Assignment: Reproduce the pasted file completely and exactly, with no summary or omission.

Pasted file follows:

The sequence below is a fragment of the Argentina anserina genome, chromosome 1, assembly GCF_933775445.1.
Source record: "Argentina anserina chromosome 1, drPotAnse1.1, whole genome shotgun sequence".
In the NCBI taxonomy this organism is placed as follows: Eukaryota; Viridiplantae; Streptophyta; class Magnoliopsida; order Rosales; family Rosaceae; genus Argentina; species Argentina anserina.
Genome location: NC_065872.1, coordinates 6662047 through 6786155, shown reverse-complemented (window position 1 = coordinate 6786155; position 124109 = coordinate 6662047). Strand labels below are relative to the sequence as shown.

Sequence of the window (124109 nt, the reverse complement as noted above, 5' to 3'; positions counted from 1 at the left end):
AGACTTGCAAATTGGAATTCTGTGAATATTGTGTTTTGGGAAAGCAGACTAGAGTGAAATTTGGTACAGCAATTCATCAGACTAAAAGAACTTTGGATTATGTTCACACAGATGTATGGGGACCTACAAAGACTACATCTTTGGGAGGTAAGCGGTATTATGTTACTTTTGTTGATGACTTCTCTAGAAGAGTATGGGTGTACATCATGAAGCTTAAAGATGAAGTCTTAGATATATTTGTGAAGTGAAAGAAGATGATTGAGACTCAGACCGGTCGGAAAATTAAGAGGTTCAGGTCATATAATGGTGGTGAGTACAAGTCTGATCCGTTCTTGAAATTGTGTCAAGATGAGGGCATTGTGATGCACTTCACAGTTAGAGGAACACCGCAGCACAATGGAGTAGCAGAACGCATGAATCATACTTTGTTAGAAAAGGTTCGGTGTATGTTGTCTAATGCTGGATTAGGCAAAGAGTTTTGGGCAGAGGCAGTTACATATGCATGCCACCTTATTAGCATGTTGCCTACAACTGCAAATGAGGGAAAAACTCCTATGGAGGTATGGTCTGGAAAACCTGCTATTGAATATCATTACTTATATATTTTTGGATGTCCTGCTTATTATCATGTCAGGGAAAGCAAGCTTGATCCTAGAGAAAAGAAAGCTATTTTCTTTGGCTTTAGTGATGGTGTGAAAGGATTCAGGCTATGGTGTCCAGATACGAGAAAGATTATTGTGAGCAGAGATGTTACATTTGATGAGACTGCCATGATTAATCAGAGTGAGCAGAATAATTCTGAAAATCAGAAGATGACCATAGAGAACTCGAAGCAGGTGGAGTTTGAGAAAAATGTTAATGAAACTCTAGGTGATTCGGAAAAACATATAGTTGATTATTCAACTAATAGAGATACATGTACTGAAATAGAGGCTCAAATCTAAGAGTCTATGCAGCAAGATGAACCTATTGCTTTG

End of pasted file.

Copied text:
The sequence below is a fragment of the Argentina anserina genome, chromosome 1, assembly GCF_933775445.1.
Source record: "Argentina anserina chromosome 1, drPotAnse1.1, whole genome shotgun sequence".
In the NCBI taxonomy this organism is placed as follows: Eukaryota; Viridiplantae; Streptophyta; class Magnoliopsida; order Rosales; family Rosaceae; genus Argentina; species Argentina anserina.
Genome location: NC_065872.1, coordinates 6662047 through 6786155, shown reverse-complemented (window position 1 = coordinate 6786155; position 124109 = coordinate 6662047). Strand labels below are relative to the sequence as shown.

Sequence of the window (124109 nt, the reverse complement as noted above, 5' to 3'; positions counted from 1 at the left end):
AGACTTGCAAATTGGAATTCTGTGAATATTGTGTTTTGGGAAAGCAGACTAGAGTGAAATTTGGTACAGCAATTCATCAGACTAAAAGAACTTTGGATTATGTTCACACAGATGTATGGGGACCTACAAAGACTACATCTTTGGGAGGTAAGCGGTATTATGTTACTTTTGTTGATGACTTCTCTAGAAGAGTATGGGTGTACATCATGAAGCTTAAAGATGAAGTCTTAGATATATTTGTGAAGTGAAAGAAGATGATTGAGACTCAGACCGGTCGGAAAATTAAGAGGTTCAGGTCATATAATGGTGGTGAGTACAAGTCTGATCCGTTCTTGAAATTGTGTCAAGATGAGGGCATTGTGATGCACTTCACAGTTAGAGGAACACCGCAGCACAATGGAGTAGCAGAACGCATGAATCATACTTTGTTAGAAAAGGTTCGGTGTATGTTGTCTAATGCTGGATTAGGCAAAGAGTTTTGGGCAGAGGCAGTTACATATGCATGCCACCTTATTAGCATGTTGCCTACAACTGCAAATGAGGGAAAAACTCCTATGGAGGTATGGTCTGGAAAACCTGCTATTGAATATCATTACTTATATATTTTTGGATGTCCTGCTTATTATCATGTCAGGGAAAGCAAGCTTGATCCTAGAGAAAAGAAAGCTATTTTCTTTGGCTTTAGTGATGGTGTGAAAGGATTCAGGCTATGGTGTCCAGATACGAGAAAGATTATTGTGAGCAGAGATGTTACATTTGATGAGACTGCCATGATTAATCAGAGTGAGCAGAATAATTCTGAAAATCAGAAGATGACCATAGAGAACTCGAAGCAGGTGGAGTTTGAGAAAAATGTTAATGAAACTCTAGGTGATTCGGAAAAACATATAGTTGATTATTCAACTAATAGAGATACATGTACTGAAATAGAGGCTCAAATCTAAGAGTCTATGCAGCAAGATGAACCTATTGCTTTG